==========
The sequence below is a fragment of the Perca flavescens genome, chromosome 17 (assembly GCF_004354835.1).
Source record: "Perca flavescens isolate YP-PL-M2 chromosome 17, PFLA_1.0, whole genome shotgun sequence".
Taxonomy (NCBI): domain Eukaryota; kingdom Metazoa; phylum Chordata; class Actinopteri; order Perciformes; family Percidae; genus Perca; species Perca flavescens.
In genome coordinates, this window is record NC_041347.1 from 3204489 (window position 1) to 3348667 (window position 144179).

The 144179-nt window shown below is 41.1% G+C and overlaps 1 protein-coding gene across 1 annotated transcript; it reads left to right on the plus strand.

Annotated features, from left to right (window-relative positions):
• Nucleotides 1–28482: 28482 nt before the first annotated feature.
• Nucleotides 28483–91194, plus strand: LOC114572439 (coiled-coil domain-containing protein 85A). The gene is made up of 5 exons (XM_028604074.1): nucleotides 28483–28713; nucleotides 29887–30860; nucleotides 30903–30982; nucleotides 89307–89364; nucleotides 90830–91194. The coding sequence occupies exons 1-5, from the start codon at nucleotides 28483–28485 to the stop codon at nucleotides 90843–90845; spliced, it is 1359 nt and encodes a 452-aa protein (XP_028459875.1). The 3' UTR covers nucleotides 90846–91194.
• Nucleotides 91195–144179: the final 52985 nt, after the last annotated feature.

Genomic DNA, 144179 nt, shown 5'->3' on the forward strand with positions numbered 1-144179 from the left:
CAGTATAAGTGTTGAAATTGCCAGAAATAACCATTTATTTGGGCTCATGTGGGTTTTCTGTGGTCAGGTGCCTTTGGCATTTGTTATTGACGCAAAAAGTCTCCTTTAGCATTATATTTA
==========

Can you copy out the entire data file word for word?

The sequence below is a fragment of the Perca flavescens genome, chromosome 17 (assembly GCF_004354835.1).
Source record: "Perca flavescens isolate YP-PL-M2 chromosome 17, PFLA_1.0, whole genome shotgun sequence".
Taxonomy (NCBI): domain Eukaryota; kingdom Metazoa; phylum Chordata; class Actinopteri; order Perciformes; family Percidae; genus Perca; species Perca flavescens.
In genome coordinates, this window is record NC_041347.1 from 3204489 (window position 1) to 3348667 (window position 144179).

The 144179-nt window shown below is 41.1% G+C and overlaps 1 protein-coding gene across 1 annotated transcript; it reads left to right on the plus strand.

Annotated features, from left to right (window-relative positions):
• Nucleotides 1–28482: 28482 nt before the first annotated feature.
• Nucleotides 28483–91194, plus strand: LOC114572439 (coiled-coil domain-containing protein 85A). The gene is made up of 5 exons (XM_028604074.1): nucleotides 28483–28713; nucleotides 29887–30860; nucleotides 30903–30982; nucleotides 89307–89364; nucleotides 90830–91194. The coding sequence occupies exons 1-5, from the start codon at nucleotides 28483–28485 to the stop codon at nucleotides 90843–90845; spliced, it is 1359 nt and encodes a 452-aa protein (XP_028459875.1). The 3' UTR covers nucleotides 90846–91194.
• Nucleotides 91195–144179: the final 52985 nt, after the last annotated feature.

Genomic DNA, 144179 nt, shown 5'->3' on the forward strand with positions numbered 1-144179 from the left:
CAGTATAAGTGTTGAAATTGCCAGAAATAACCATTTATTTGGGCTCATGTGGGTTTTCTGTGGTCAGGTGCCTTTGGCATTTGTTATTGACGCAAAAAGTCTCCTTTAGCATTATATTTA